Sen. Josh Hawley (R., Mo.) on Wednesday slammed Supreme Court nominee Judge Ketanji Brown Jackson's lenient treatment of sex offenders.
Hawley, who sits on the Senate Judiciary Committee, argued in a lengthy thread that Jackson's record as a policymaker and a judge shows an "alarming pattern" of letting sex criminals off the hook. That includes reducing sentences for child pornography offenders and questioning whether sex offenders should be forced to enroll in publicly accessible registries.
"Judge Jackson has a pattern of letting child porn offenders off the hook for their appalling crimes, both as a judge and as a policymaker," Hawley tweeted Wednesday. "She's been advocating for it since law school. This goes beyond 'soft on crime.' I'm concerned that this [is] a record that endangers our children."
Hawley's thread comes as Republican lines of attack against Jackson are beginning to take shape. While Republicans are not actively collaborating on a single message surrounding Jackson's nomination, the nationwide spike in violent crime is expected to play a central role in their opposition. Hawley's salvo is a natural complement to that theme.
As a law student at Harvard, Jackson wrote a student note that argued for a legal framework that would leave certain sex offender penalties, such as registry enrollment or civil commitment, exposed to constitutional challenges. And she noted that a "climate of fear, hatred, and revenge" is associated with the release of sex offenders from prison.
Hawley also said Jackson routinely gave child pornography defendants reduced sentences as a judge on the Washington, D.C., federal trial court.
In a representative case, U.S. v. Sears, the defendant was convicted of possessing over 100 child porn videos and sending lewd pictures of his own daughter, a minor. The sentencing guidelines call for a 97- to 121-month sentence. Jackson gave him 71 months, or just under six years, according to Hawley. In another case, U.S. v. Chazin, the defendant possessed about 50 child porn files and received a 28-month sentence from Jackson. The sentencing guidelines call for 78 to 97 months.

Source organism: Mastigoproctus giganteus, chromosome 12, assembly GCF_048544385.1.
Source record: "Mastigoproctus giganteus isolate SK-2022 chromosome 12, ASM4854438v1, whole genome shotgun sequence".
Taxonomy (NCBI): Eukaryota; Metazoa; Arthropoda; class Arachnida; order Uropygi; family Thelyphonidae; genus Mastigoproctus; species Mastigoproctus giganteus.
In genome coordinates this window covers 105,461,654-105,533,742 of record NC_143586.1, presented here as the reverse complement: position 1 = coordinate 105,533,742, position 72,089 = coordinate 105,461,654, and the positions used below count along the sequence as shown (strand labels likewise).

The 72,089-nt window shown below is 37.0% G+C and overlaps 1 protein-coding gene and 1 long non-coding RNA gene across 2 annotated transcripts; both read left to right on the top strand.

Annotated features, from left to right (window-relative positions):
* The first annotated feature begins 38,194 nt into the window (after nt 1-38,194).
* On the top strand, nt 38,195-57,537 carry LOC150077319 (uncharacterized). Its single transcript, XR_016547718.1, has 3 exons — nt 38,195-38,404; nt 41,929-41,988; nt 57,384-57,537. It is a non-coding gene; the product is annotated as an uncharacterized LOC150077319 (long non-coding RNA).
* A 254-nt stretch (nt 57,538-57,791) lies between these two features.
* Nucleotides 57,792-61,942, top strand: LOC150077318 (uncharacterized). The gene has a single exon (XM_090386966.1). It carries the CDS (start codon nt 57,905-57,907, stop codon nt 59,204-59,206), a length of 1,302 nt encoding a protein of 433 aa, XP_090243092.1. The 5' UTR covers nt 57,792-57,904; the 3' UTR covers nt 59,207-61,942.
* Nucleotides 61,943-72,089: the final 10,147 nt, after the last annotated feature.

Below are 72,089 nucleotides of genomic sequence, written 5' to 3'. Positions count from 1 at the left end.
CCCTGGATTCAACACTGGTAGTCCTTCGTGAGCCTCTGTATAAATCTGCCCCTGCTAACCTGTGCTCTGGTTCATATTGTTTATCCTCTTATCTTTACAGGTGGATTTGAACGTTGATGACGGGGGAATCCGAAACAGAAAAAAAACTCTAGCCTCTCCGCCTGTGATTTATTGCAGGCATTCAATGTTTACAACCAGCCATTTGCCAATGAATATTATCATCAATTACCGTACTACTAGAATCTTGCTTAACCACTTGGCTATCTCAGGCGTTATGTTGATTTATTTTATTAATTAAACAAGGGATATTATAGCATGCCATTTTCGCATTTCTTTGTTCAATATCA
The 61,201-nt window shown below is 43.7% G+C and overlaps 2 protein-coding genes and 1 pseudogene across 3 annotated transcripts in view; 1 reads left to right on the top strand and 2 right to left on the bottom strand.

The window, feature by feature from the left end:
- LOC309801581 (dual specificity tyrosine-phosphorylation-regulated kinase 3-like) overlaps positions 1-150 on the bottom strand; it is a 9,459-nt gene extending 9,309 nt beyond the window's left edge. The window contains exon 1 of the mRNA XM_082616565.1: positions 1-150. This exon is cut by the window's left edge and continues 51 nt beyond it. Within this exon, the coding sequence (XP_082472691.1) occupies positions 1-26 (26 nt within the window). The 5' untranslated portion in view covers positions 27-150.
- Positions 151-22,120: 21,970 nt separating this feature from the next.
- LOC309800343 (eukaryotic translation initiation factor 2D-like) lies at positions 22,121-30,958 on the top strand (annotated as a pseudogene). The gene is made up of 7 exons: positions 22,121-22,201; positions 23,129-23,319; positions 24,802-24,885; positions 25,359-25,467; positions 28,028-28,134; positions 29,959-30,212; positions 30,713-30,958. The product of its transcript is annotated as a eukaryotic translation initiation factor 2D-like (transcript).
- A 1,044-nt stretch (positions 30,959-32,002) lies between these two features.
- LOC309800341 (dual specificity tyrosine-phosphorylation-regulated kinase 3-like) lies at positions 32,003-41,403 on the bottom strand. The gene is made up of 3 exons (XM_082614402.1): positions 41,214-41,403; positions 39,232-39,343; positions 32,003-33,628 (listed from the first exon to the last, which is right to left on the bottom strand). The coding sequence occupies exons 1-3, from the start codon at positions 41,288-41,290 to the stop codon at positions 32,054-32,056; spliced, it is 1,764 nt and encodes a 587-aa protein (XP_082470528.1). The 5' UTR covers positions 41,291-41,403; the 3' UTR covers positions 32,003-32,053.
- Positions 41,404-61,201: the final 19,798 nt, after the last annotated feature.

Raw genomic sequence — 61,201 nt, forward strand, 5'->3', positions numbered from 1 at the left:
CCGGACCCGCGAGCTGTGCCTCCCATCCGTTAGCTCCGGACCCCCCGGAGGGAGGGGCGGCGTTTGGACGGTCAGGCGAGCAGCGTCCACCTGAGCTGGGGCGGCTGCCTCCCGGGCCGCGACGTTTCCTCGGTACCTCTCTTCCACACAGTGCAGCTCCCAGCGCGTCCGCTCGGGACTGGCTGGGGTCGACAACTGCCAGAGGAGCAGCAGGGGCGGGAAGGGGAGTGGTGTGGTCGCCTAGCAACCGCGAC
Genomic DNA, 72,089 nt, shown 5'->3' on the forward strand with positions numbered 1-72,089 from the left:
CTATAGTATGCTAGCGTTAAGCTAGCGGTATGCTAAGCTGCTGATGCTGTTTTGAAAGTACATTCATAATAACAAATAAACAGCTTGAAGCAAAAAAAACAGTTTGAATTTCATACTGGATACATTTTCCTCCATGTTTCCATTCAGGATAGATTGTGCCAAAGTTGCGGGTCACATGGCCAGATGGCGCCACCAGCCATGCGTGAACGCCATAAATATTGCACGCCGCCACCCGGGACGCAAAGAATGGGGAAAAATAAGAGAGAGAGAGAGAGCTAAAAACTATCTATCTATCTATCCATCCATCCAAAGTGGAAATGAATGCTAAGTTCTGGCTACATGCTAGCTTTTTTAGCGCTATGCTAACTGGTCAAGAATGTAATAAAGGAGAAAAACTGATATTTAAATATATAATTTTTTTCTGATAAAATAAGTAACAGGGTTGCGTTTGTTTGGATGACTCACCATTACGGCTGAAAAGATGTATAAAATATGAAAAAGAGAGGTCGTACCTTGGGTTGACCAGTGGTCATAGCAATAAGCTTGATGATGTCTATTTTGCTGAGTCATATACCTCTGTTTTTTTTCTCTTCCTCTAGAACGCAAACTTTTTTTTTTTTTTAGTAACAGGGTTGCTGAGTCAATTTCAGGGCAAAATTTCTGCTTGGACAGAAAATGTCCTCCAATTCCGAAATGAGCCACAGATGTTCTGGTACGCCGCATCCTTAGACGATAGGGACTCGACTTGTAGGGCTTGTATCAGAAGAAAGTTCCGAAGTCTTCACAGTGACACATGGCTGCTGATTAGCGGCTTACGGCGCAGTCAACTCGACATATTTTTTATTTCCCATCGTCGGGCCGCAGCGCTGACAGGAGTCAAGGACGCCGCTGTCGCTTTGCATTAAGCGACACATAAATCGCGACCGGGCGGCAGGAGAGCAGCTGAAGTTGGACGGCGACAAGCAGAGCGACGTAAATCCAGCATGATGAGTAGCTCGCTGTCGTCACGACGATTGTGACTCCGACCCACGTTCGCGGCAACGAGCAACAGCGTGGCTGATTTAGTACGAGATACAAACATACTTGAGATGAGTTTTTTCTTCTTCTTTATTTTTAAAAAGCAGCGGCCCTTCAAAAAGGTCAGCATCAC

Republican lawmakers are pushing to obtain records from Jackson's tenure on the U.S. Sentencing Commission, which could reveal if and how the judge pushed for changes in sex offender sentencing.
The Sentencing Commission is a bipartisan body that sets sentencing practices for the federal courts. Sen. Chuck Grassley (R., Iowa) said lawmakers have received open source materials, such as hearing transcripts or guidelines volumes, but have not received internal documents such as emails and memos. Grassley is the ranking Republican on the Senate Judiciary Committee.
"Judge Jackson's service on the sentencing commission is an important part of her experience, so her records there must be part of a thorough review. This request falls squarely within the committee’s normal practices," Grassley said at a March 10 hearing.
U.S. District Judge Charles Breyer, who is Justice Stephen Breyer's brother, is the acting chairman of the Sentencing Commission.